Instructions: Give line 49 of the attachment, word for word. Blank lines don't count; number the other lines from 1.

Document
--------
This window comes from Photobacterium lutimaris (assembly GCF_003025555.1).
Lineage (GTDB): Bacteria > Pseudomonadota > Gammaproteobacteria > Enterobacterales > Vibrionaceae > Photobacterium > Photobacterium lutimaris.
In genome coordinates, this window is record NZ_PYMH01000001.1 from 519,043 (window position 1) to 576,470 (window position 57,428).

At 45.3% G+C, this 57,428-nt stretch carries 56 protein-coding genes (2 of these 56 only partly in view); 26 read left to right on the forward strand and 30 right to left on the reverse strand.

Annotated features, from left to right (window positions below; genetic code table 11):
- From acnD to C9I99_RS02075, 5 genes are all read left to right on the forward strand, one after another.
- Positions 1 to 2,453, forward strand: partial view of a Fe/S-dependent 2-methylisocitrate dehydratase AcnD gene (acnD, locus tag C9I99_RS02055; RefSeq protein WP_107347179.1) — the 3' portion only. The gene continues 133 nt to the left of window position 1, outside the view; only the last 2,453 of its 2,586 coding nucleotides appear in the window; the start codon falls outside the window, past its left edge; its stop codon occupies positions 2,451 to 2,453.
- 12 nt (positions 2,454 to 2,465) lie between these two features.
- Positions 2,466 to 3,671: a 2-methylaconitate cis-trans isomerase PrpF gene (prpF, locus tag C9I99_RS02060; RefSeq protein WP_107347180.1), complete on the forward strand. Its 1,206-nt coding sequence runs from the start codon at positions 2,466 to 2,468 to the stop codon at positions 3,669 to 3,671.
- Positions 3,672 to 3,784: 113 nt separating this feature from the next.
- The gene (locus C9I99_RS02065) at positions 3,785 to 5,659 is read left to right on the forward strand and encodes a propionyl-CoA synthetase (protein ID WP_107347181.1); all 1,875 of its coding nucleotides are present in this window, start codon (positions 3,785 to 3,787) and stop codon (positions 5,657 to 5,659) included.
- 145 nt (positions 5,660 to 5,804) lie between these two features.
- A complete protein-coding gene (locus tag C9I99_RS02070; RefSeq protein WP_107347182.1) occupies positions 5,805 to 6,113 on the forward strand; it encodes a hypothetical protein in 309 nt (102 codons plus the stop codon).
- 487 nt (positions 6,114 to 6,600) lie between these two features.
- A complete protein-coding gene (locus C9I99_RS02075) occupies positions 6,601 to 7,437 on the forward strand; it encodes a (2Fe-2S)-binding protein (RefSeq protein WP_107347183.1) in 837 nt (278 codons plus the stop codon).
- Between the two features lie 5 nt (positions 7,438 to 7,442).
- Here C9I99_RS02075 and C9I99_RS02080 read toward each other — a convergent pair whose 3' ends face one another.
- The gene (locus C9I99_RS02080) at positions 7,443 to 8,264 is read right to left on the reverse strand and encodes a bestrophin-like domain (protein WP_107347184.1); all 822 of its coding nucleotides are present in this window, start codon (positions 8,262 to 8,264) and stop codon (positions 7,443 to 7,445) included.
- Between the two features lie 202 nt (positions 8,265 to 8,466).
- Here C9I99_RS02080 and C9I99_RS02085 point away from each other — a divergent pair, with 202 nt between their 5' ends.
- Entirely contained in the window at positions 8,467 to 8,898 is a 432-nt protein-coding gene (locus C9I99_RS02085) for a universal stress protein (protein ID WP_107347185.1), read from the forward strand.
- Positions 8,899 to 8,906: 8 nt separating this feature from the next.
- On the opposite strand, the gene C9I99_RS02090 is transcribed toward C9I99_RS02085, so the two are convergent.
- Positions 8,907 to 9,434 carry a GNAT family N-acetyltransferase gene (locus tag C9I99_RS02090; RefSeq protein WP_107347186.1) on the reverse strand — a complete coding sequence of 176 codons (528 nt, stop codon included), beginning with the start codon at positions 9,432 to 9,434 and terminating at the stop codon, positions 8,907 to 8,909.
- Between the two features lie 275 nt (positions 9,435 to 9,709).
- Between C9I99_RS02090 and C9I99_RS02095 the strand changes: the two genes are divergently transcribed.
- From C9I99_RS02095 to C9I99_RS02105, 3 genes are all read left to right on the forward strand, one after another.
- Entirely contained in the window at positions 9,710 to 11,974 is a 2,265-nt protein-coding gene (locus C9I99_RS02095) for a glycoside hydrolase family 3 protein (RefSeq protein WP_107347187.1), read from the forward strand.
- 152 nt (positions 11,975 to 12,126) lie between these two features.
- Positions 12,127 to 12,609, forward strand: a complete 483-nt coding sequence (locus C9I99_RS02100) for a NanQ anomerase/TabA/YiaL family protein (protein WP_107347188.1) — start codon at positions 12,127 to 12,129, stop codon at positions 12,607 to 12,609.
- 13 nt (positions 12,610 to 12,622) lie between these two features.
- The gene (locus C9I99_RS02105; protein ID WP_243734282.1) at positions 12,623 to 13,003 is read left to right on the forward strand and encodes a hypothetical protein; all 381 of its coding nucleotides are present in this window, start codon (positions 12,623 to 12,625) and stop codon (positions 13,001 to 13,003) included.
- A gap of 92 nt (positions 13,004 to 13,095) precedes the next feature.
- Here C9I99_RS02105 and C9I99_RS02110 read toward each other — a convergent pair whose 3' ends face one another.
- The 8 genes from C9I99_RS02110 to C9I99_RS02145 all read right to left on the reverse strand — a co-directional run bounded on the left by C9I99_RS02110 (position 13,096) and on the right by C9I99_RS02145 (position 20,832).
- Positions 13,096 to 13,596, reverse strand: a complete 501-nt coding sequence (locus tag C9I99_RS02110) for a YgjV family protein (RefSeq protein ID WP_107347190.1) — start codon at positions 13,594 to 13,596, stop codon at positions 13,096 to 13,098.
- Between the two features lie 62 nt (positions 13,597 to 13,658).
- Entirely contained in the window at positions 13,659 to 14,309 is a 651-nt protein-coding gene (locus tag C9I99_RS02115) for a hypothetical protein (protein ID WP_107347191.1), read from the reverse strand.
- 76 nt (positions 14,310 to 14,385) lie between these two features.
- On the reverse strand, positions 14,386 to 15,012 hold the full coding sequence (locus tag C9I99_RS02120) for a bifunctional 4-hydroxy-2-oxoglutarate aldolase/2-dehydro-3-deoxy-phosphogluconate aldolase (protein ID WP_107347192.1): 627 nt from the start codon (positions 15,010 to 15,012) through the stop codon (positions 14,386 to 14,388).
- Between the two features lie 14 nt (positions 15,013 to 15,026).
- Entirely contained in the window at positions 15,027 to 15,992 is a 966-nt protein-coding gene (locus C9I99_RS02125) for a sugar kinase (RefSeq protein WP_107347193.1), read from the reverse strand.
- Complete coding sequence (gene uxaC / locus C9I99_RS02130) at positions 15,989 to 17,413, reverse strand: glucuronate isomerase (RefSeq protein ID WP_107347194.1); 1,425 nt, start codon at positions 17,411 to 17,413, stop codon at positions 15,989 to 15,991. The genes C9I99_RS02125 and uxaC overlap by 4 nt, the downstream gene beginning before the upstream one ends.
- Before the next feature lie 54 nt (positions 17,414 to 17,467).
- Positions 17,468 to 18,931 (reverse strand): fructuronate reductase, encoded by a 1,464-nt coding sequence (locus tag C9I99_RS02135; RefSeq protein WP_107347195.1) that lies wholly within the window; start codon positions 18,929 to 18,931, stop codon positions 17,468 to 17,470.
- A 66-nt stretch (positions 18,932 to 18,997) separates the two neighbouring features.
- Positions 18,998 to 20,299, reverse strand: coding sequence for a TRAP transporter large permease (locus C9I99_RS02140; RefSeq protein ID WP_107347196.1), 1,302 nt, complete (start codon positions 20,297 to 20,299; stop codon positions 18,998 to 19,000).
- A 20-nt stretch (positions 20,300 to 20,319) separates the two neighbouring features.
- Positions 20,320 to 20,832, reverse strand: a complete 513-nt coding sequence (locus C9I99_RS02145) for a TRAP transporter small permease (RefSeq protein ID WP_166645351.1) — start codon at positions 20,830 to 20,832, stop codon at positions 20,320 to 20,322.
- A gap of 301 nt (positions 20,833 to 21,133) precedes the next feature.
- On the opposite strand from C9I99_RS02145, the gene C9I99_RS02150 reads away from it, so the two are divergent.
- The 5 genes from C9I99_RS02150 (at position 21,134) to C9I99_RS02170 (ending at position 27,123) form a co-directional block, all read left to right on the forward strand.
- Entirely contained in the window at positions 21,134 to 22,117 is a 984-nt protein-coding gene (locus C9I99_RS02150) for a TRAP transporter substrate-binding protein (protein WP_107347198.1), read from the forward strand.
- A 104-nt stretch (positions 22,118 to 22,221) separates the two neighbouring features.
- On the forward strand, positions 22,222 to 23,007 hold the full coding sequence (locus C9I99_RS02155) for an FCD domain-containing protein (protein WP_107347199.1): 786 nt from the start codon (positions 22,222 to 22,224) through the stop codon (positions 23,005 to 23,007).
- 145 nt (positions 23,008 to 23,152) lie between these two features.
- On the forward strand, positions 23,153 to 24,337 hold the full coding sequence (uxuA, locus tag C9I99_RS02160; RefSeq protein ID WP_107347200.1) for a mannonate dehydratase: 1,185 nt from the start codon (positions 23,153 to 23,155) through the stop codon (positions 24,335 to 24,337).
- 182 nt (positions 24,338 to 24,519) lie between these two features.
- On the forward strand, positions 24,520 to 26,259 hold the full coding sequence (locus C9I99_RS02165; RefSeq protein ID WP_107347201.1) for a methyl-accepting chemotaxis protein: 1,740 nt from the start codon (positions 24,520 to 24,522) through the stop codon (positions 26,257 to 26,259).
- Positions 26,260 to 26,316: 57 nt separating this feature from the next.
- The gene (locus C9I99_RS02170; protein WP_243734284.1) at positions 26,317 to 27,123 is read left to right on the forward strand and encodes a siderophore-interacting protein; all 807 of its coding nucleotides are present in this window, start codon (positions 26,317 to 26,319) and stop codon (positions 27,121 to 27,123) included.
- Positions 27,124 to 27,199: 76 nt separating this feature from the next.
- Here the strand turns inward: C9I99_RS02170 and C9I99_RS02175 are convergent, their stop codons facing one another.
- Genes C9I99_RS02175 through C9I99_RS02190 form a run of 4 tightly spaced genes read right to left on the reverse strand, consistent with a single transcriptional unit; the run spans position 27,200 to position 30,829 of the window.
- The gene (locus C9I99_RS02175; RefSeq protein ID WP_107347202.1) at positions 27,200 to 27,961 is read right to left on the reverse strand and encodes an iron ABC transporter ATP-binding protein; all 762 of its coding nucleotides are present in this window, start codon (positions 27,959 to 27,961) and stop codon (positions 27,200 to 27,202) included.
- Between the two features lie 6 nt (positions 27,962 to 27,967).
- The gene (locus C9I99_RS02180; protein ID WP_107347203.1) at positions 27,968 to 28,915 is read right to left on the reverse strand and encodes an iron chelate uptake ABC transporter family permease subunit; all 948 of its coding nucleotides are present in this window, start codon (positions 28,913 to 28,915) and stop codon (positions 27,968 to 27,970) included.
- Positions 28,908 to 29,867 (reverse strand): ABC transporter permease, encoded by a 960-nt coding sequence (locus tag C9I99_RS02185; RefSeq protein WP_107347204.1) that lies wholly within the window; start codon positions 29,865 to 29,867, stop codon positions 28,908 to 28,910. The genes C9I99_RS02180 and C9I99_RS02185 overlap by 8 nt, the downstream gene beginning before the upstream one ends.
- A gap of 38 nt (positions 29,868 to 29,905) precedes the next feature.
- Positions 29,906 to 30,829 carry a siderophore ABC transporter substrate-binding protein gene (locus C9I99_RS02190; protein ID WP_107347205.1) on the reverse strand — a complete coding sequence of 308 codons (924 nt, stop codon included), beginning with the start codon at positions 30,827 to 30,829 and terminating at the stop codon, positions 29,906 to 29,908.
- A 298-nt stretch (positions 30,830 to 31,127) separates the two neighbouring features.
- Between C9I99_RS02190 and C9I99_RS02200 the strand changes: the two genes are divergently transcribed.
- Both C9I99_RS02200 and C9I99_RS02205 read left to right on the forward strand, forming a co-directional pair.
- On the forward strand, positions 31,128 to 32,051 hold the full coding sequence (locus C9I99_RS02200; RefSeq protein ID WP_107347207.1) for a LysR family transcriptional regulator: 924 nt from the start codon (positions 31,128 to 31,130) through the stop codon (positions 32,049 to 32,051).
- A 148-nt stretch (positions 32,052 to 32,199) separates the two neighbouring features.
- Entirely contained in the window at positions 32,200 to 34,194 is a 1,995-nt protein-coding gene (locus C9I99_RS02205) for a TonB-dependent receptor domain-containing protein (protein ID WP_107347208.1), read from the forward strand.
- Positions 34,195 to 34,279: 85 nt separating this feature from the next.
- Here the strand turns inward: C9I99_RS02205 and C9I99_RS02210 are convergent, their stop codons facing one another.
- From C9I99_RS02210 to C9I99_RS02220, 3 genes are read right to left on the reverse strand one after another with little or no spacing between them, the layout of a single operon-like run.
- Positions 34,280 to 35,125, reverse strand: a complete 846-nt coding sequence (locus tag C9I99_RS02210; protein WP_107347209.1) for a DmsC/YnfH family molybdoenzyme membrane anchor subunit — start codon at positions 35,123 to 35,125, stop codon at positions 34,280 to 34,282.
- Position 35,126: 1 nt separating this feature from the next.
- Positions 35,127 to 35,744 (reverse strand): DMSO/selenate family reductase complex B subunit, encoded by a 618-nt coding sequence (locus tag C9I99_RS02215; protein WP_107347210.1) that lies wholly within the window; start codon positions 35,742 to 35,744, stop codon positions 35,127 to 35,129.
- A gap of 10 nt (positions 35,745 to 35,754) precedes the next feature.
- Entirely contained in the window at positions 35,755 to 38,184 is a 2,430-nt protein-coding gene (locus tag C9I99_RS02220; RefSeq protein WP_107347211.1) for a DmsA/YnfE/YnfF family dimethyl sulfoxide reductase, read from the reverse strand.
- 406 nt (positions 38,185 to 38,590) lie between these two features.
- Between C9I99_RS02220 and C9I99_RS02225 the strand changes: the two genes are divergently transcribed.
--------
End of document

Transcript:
- Positions 20,320 to 20,832, reverse strand: a complete 513-nt coding sequence (locus C9I99_RS02145) for a TRAP transporter small permease (RefSeq protein ID WP_166645351.1) — start codon at positions 20,830 to 20,832, stop codon at positions 20,320 to 20,322.